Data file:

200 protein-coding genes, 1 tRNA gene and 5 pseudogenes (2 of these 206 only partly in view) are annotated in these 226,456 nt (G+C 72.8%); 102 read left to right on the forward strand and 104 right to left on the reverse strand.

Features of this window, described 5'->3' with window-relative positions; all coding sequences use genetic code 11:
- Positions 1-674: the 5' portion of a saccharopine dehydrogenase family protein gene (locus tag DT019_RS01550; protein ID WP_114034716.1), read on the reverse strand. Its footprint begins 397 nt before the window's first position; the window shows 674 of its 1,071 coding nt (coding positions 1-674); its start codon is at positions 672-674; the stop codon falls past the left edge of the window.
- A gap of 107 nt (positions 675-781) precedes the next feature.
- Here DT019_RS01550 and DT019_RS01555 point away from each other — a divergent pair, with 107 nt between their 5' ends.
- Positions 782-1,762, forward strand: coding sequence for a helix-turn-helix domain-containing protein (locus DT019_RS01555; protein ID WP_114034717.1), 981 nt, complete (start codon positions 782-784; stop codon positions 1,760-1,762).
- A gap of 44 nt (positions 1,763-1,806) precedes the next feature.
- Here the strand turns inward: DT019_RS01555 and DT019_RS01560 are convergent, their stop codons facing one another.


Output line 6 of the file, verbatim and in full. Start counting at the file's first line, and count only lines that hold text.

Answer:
- Positions 782-1,762, forward strand: coding sequence for a helix-turn-helix domain-containing protein (locus DT019_RS01555; protein ID WP_114034717.1), 981 nt, complete (start codon positions 782-784; stop codon positions 1,760-1,762).